by PHYLLIS MBANJE/VARAIDZO MUDEWAIRI
STAKEHOLDERS in the health sector have said paediatric tuberculosis (TB) remains a challenge in Zimbabwe with most of the cases going unreported or mis-diagnosed.
Zimbabwe has been delisted by the World Health Organisation (WHO) from the global list of top 30 countries with a high TB burden, but paediatric TB has remained a challenge. According to WHO, about 4 000 people succumb to the disease in Africa each year.
Union Zimbabwe Trust executive director Ronald Ncube said the proportion of children with TB was approximately 10% to 15% of all TB notifications in the country.
“Notably in 2020, only 6% of all notified TB cases in the country were contributed by children, meaning that we are likely missing some children with TB in our communities,” Ncube said.
He said the major challenge was that symptoms of TB in children were non-specific and may mimic other conditions making it difficult for health workers to diagnose.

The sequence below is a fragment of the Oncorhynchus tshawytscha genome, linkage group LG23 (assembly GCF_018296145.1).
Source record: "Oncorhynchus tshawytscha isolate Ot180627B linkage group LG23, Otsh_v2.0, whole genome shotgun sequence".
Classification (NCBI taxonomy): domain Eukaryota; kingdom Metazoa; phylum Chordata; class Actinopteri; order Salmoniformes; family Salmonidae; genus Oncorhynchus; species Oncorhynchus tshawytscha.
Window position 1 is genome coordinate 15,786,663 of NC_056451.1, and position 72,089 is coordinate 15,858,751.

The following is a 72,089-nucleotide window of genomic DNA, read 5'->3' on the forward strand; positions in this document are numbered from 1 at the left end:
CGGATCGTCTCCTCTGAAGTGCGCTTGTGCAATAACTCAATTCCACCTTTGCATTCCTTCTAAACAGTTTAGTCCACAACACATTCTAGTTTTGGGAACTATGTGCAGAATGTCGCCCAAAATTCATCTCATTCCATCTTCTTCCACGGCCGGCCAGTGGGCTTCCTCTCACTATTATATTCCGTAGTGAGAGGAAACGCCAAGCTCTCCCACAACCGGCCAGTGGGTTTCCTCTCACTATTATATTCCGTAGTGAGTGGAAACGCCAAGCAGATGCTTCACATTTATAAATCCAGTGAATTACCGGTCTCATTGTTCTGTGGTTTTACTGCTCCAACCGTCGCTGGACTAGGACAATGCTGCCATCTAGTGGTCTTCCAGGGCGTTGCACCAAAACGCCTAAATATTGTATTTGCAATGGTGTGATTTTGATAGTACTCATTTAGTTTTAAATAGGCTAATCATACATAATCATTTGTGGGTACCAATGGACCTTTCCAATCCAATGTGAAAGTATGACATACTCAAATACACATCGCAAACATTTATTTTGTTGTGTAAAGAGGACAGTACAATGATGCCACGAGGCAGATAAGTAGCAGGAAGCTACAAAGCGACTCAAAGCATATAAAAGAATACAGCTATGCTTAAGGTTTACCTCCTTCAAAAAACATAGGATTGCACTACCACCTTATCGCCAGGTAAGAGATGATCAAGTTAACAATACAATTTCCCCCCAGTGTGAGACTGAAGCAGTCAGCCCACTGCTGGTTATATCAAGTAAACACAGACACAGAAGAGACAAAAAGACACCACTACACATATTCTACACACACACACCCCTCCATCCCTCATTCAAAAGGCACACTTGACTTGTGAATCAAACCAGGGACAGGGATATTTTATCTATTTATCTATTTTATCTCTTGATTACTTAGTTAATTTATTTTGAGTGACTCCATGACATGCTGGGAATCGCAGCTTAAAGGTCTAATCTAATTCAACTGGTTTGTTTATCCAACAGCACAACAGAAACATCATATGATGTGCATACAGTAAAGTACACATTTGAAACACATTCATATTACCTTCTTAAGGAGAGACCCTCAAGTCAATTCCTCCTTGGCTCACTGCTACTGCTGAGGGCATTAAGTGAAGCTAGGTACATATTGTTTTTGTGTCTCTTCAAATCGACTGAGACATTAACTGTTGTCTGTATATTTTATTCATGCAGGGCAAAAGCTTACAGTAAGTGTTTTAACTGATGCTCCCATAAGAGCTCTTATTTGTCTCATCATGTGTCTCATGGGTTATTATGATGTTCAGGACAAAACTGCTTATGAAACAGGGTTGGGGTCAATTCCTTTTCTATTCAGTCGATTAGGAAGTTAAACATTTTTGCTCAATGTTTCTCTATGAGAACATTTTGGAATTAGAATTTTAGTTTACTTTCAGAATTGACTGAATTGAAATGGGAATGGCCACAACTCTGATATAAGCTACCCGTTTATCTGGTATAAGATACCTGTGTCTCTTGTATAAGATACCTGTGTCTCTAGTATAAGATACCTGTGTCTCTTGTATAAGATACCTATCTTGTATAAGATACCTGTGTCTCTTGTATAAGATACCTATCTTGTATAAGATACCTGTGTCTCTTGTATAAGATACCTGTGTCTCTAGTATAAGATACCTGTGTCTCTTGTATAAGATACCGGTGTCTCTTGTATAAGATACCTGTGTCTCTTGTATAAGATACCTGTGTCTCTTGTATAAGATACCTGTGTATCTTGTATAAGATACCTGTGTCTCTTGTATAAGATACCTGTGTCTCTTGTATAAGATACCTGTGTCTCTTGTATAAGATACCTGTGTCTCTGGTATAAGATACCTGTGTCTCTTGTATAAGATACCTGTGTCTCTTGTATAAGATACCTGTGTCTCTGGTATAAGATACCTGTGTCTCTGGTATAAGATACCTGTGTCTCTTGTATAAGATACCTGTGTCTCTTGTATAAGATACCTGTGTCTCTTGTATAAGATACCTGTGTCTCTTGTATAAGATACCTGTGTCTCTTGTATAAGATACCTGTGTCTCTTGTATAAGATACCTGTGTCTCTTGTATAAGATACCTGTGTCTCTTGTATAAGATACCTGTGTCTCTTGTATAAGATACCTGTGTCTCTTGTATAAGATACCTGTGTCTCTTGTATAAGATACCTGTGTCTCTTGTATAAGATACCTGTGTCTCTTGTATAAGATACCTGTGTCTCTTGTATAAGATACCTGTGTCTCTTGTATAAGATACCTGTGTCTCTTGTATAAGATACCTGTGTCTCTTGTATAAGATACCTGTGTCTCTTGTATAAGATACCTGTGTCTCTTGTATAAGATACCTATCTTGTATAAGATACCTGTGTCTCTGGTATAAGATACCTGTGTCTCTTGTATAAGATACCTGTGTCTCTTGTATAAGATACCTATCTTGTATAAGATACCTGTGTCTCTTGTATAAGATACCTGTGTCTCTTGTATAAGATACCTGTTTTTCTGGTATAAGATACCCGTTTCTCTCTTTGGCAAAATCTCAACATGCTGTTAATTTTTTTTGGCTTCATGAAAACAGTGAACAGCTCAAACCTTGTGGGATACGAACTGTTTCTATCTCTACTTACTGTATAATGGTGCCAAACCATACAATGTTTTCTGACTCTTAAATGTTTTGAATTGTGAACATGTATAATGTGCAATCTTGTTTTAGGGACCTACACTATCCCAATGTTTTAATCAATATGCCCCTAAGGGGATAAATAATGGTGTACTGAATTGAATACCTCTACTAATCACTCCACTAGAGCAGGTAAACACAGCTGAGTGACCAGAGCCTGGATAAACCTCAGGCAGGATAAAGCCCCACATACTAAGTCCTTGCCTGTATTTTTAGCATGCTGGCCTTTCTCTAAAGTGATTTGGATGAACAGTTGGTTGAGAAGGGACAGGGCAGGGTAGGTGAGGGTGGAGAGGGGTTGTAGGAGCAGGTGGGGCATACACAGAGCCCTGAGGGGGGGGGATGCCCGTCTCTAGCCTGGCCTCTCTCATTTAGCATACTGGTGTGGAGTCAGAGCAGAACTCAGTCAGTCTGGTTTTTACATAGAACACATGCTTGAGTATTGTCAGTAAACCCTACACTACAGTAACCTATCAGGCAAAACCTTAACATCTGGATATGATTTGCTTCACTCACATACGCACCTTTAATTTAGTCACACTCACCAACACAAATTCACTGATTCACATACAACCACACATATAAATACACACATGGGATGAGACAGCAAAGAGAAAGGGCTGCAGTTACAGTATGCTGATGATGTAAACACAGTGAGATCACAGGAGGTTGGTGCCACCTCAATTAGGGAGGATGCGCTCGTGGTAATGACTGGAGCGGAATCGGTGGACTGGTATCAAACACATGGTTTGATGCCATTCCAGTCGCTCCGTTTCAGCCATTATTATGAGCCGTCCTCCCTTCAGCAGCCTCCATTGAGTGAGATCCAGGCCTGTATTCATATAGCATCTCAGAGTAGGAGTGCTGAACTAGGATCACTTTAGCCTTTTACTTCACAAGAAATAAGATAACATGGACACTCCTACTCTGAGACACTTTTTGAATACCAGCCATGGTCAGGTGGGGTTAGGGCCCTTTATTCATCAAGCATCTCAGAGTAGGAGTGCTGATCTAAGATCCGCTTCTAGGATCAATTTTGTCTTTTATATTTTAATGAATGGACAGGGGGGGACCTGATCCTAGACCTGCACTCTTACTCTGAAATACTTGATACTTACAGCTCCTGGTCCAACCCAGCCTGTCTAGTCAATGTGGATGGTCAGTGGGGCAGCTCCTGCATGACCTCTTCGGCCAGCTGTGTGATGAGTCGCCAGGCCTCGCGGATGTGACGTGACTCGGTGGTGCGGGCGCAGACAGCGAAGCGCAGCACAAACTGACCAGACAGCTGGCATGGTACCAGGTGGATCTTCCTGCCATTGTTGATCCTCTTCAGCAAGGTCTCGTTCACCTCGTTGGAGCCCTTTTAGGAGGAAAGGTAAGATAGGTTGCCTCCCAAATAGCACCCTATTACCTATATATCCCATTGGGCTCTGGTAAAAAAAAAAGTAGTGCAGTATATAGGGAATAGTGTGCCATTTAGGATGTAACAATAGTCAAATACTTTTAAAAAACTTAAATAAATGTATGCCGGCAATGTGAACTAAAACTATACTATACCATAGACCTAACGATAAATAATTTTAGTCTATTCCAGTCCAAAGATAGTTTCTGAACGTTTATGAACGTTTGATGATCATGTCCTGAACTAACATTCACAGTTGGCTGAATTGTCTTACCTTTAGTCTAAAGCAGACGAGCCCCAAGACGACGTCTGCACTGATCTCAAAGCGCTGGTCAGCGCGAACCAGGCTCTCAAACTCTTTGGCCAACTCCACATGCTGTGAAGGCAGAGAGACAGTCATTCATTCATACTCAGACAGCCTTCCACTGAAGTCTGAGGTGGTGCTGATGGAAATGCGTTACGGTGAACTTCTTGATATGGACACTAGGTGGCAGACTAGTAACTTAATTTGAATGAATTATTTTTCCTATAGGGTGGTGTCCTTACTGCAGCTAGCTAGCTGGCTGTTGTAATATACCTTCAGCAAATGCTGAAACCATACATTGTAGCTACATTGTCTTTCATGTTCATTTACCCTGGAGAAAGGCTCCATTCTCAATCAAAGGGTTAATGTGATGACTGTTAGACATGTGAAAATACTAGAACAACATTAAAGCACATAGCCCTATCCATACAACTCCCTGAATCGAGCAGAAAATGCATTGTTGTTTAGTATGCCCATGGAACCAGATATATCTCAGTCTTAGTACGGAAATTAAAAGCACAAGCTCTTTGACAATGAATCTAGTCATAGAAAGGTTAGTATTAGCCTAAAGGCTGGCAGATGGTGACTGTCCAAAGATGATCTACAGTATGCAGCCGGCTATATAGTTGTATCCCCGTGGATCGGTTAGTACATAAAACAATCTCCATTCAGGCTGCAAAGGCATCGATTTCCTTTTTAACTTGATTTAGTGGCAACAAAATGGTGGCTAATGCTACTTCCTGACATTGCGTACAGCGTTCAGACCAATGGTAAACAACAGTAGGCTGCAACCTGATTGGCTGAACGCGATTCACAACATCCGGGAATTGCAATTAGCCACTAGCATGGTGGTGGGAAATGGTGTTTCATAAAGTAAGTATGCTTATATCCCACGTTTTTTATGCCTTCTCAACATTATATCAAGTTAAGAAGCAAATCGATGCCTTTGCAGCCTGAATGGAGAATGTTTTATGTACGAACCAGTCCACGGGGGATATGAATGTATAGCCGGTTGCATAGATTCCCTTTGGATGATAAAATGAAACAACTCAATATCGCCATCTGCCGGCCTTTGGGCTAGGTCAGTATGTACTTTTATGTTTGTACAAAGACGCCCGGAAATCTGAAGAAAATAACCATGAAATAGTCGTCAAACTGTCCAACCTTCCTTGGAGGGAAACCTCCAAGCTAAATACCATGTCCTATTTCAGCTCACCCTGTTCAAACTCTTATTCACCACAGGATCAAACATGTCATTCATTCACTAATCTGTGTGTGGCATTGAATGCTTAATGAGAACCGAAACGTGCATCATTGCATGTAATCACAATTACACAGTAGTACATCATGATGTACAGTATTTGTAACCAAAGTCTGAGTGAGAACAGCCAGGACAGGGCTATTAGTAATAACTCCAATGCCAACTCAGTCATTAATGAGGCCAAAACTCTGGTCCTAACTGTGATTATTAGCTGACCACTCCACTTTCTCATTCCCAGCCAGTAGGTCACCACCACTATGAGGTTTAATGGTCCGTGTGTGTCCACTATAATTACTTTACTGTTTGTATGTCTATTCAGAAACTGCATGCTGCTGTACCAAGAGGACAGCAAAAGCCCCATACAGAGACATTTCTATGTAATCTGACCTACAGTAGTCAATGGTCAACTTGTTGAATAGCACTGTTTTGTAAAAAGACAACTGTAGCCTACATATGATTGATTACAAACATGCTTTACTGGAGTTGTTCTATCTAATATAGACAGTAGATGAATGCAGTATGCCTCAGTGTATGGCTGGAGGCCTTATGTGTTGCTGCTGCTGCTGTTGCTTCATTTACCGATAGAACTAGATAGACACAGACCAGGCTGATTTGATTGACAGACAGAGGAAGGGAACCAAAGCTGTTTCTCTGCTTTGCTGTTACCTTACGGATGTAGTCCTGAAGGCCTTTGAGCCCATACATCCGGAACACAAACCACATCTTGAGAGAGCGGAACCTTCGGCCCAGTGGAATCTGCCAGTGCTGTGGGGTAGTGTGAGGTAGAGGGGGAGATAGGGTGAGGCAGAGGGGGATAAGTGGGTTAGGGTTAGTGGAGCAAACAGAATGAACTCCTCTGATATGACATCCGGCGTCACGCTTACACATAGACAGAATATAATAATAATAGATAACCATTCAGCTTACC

“WHO also requires that a laboratory confirmation of diagnosis be made wherever possible, and this requires a respiratory or sputum specimen. For children, they may be unable to cough out a sputum specimen as they usually swallow the sputum. In addition, the number of bacteria in a specimen collected from a child may be too low to accurately detect TB,” he said.
Despite these challenges, new innovations have been introduced, such as the use of stool specimens to diagnose TB in children or urine for those living with HIV or are very ill.
Through Kunda-Nqob’iTB programme, the Union Zimbabwe Trust in collaboration with three local partners has been supporting the Health ministry to train health workers on how to diagnose and manage TB in children across eight priority districts.
Meanwhile, the Students and Youth Working on Reproductive Health Action Team has urged the government to commit more resources to higher learning institutions health facilities to fight TB and save the lives of young people.